For information only - not an official document.
    9 November 2000
 Deputy Secretary-General Says Independent Internal and External 
Oversight Mechanisms Have Central Place in Today’s UN

NEW YORK, 8 November (UN Headquarters) --  Following is the text of Deputy Secretary- General Louise Frechette’s remarks yesterday at Headquarters to a tripartite meeting of the Office of Internal Oversight Services, the Joint Inspection Unit and the Board of Auditors:

 It is a pleasure to join you today.  To the average staff member, your behind-the-scenes work may seem somewhat remote from their daily tasks, veiled in secrecy or obscurity, even tinged at times with hostility.  But each of you plays an indispensable role in the work of the United Nations, and it is good to know that these tripartite meetings are becoming a regular feature of the calendar.  Your eagerness to communicate with, and learn from, each other -- sharing expertise, best practices and lessons learned -- is the very spirit of openness and reform that the Secretary-General has tried to instil throughout the Secretariat.

 The reform process is now more than three years young.  It is fair to say that we have achieved a great deal -- structurally, procedurally, substantively and politically -- though, of course, major challenges lie ahead, and there is no room for complacency.  The Millennium Summit has given us added impetus -- a new sense of purpose and direction, if you will.

 The Secretary-General attaches great significance to the pledges, delivered at the highest political level, to improve United Nations peace operations, to meet a range of specific targets in the fight against poverty, to do more to protect the environment and so on across our agenda.  The Millennium Declaration also contains a strong commitment to strengthen the United Nations itself:  to "spare no effort to make the United Nations a more effective instrument" and to "adopt the best management practices and technologies available".  No longer are we hearing only the language of cuts in programmes and personnel as the preferred path to a stronger United Nations.  There is a growing appreciation for what the United Nations, fully aware of its built-in limitations, can do if fully equipped for the job.

 This is both an opportunity and a responsibility.  And that is where your work fits in.  Let me mention how pleased we are to have Mr. Dileep Nair in our ranks; the Office of Internal Oversight Services is now well established and serving an invaluable function in the Secretariat.  You have collectively already helped the Secretariat make better use of the resources placed at our disposal by the Member States.  You have helped in the crucial task of creating a culture of accountability for all staff, no matter where they might be stationed or where they are in the hierarchy.  But you are not just describing what is wrong -- ferreting out financial losses, uncovering inefficiencies and pointing out other problems common to organizations as large and as diverse as ours.  You are doing these things, and they are vitally important.  But you are also prescribing -- offering suggestions for new ways of doing things and identifying new skills needed by the Secretariat.  In short, your work is very relevant to the Secretary-General's reform programme.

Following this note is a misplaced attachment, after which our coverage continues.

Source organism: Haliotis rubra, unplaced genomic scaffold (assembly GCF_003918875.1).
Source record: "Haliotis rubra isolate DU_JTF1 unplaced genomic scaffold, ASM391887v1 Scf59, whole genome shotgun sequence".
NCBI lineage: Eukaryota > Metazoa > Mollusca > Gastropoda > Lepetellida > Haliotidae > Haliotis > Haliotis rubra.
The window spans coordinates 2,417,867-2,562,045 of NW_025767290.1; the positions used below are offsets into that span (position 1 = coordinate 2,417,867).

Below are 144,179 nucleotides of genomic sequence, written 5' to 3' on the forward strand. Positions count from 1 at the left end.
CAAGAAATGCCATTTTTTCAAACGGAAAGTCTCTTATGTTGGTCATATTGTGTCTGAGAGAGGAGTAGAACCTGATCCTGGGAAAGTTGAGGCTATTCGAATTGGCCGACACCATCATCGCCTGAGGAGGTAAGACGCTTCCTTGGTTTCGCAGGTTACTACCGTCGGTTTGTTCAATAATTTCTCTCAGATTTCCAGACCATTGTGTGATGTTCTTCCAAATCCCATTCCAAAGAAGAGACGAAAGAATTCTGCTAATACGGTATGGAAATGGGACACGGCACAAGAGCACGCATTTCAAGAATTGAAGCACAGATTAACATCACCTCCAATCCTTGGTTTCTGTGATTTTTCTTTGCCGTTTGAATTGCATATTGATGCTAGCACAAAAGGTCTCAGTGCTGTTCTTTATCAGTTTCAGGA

As we move ahead, the reform of human resources management will be particularly important.  Our ambitious goals and deeply held hopes for the United Nations in the new century will remain mere words unless each and every staff member understands what is expected of him or her, possesses the tools, skills and mechanisms to achieve those goals, and can then be judged fairly for his or her performance.  That is the essence of professionalism and accountability, and it is the central management challenge we face. 

 The Secretary-General has just submitted reports on these subjects to the General Assembly calling for significant changes, including new systems of recruitment, new incentives for staff mobility and, above all, a new culture of responsibility.  One innovation I should mention is the creation of an Accountability Panel, which I will chair and which will, among other things, review the reports of the three bodies represented here, to examine how far and how well their recommendations have been implemented by managers. 

 Reform in the area of peacekeeping is also very high on the agenda this fall.  The so-called Brahimi report offers a number of very practical suggestions for strengthening the United Nations capacity to conduct peacekeeping operations, and we are anxious to receive the General Assembly’s guidance and decision.

 Independent internal and external oversight have a central place in today's United Nations.  Together -- as partners amongst yourselves, and each of you as partners with United Nations management -- you have a great deal to contribute to the Organization's global mission.  Your efforts to work in concert and to avoid overlapping audits, inspections and investigations are much appreciated.  I wish you a very fruitful meeting.

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